Macron struggles to respond to death of Jérémy Cohen, the new symbol of France’s out-of-control crime problem

Ludovic Marin, Pool via AP
By John Cody
5 Min Read

The death of Jewish man Jérémy Cohen has become a flashpoint in France’s presidential election, with President Emmanuel Macron’s rivals pointing to the man’s death as the latest evidence of a France that is becoming increasingly dangerous under his tenure.

Macron has struggled to respond after harrowing video of Cohen’s death was reportedly leaked by the victim’s father. The 30-year-old was violently attacked by a large group of youths in mid-February, and then in his attempt to run away, was struck by a tram in Bobigny in the Paris suburbs. The area is known as a “lawless” zone and features one of the highest concentrations of Middle Eastern migrants in France. Although it has not been proven whether the attack was antisemitic, the man was described as nearly always wearing his yarmulke, and even sleeping with it on, according to friends and family.

While the death of Cohen dramatically entered the public debate earlier in the week, Macron only reacted to the man’s death on Tuesday after public pressure grew, and he could no longer ignore the tragedy.

“We were all shocked by the scenes that have been made public,” Macron said, expressing his alleged solidarity and support for the relatives, who, by his words, experienced “something awful.”

Macron, perhaps sensing his lead is slipping in the polls, is struggling to address concerns over rising crime and mass migration, two areas he has been hit hard on and two problems that have only grown during his presidency. Just days before Sunday’s election, Macron said that France is “not overwhelmed” by mass migration, although a range of polls show that the vast majority of French people disagree. In particular, two-thirds of French people consider that immigration has a negative effect in terms of overall security and crime, and 53 percent of the French believes it maximizes the risk of terrorism. 

Claims that security fears are not grounded in reality and only promoted by scaremongers to create a false public perception are inaccurate. As French government crime data shows, 2021 saw a dramatic increase in rape, drug use, and physical assault. More broadly speaking, murder and attempted murder have jumped 91 percent since 2000.

Macron accused of using empty rhetoric as his lead shrinks

Many French see the country’s interior minister, Gérald Darmanin, as right behind Macron as the public face of France’s soft-on-crime policy. As a result, Darmanin has also been forced to step up his rhetoric over the issue, as he has countless times before over similar tragedies, including the beheading of Samuel Paty by a Chechen Islamist radical and various other terror attacks that continue to plague the country.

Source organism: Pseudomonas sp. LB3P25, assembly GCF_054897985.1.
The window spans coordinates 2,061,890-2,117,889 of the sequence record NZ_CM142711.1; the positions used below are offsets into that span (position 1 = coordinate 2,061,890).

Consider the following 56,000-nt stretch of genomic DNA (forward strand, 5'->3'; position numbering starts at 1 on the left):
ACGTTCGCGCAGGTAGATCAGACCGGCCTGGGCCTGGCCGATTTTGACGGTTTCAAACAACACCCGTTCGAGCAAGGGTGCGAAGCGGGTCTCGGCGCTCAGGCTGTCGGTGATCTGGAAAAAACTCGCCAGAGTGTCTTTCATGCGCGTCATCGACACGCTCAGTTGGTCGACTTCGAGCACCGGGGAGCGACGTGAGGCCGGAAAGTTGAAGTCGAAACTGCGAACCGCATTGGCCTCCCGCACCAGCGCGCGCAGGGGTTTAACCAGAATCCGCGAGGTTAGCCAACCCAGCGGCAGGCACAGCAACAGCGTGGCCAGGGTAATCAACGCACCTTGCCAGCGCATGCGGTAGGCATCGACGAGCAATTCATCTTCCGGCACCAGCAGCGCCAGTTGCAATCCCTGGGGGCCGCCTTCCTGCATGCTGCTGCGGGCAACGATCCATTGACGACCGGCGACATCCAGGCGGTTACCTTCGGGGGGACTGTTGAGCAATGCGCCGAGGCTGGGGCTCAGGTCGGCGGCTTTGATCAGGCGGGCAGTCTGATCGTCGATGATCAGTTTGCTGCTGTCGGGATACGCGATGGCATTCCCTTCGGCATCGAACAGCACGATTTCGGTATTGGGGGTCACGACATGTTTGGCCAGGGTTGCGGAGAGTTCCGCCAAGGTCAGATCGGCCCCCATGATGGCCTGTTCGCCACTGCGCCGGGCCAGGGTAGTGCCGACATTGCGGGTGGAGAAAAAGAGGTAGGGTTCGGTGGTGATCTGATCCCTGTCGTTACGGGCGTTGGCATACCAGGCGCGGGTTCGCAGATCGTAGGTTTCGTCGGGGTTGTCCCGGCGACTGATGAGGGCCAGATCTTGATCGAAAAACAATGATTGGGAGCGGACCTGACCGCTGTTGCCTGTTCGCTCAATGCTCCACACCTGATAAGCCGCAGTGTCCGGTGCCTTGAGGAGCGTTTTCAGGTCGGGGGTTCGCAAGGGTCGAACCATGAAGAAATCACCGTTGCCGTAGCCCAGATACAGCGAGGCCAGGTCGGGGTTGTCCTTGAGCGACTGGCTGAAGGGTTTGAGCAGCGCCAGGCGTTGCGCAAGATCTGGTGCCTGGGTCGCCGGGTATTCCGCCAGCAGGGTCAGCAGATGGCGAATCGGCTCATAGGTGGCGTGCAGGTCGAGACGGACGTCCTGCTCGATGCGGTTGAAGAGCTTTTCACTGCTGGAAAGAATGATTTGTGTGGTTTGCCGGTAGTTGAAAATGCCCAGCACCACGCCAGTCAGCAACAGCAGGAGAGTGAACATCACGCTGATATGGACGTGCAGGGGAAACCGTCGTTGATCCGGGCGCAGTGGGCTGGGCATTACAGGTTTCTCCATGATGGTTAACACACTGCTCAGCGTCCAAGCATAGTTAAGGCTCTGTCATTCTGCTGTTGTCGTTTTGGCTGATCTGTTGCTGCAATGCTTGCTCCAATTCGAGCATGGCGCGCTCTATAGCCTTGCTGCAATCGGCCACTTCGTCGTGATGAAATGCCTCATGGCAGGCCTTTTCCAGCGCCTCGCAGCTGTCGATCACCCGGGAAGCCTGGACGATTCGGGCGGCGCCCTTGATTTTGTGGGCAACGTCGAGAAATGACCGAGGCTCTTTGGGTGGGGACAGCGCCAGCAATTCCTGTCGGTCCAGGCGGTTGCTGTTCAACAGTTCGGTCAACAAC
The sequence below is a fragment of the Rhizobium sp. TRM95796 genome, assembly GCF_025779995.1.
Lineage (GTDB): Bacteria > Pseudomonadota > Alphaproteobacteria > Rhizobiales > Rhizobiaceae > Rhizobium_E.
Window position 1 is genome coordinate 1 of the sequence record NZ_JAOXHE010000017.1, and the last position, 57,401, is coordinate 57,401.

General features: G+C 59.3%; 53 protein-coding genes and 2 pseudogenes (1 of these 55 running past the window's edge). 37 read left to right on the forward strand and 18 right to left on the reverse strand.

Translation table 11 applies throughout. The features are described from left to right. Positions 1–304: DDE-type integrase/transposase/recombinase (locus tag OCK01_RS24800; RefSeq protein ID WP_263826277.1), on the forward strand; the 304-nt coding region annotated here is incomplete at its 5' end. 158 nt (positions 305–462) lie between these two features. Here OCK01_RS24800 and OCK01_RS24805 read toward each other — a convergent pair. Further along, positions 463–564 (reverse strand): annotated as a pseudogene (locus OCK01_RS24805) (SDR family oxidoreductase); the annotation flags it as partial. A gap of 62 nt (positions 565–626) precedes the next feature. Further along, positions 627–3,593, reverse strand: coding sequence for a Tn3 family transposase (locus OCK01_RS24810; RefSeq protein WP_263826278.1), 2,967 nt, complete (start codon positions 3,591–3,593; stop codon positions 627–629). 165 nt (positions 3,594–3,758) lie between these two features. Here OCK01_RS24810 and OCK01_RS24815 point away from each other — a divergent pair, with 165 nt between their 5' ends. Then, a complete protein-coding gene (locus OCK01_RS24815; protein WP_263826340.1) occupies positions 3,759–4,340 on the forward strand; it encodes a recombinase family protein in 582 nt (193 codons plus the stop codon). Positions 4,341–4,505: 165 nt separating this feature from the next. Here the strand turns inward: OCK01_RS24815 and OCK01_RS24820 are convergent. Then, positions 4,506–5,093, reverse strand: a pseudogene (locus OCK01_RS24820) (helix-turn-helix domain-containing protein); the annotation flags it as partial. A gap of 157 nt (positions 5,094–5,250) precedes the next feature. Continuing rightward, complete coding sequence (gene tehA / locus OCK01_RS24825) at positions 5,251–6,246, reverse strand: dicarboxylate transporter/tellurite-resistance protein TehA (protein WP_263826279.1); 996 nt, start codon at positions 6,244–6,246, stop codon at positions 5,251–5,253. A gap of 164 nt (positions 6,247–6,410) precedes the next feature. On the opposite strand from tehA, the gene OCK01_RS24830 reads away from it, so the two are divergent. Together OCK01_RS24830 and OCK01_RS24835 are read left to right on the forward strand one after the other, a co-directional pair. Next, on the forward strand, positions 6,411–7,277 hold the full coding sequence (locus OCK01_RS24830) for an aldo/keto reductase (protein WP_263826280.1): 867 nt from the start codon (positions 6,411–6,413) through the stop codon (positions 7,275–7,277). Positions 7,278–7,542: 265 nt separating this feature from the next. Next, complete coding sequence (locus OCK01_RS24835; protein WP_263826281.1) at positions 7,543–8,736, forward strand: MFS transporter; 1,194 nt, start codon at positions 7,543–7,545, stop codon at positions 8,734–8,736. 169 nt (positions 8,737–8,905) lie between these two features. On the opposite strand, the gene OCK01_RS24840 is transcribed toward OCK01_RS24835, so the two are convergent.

“Justice must win,” Darmanin said after a judicial investigation started on Mar. 29.

Macron also picked up on the theme of “justice.”

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“Justice carries out its work independently, and we respect it. I guarantee it. And I understand that the prosecutor has chosen to speak in the coming hours. I think it is a good thing,” the French president said, saying that it would be best if the investigation concludes as quickly as possible for the sake of transparency.

Recalling that his office contacted the parents of the 30-year-old Jewish man on Monday evening, the head of state claimed that the ministers have obviously been following the file from the start, according to Le Figaro.

The death of Cohen was brought to the public attention by Éric Zemmour, who met with the victim’s father on Tuesday. The presidential candidate criticized what he considered to be Macron’s attempts to assuage the public over Cohen’s death during the campaign.

“There are human tragedies every day. They must not give rise to political manipulation of any kind,” Macron had asserted while trying to downplay the tragedy.

Le Pen has also decried the death of Cohen, writing, “What was presented as an accident could be an antisemitic murder,” and then asking: “How should we explain the silence on this affair and its motivations?”

The French head to the polls on April 10, with Macron and Le Pen expected to head to the second round. Macron’s lead has dramatically shrunk in recent days, with an Atlas-Politico poll placing Le Pen ahead of Macron for the first time ever.

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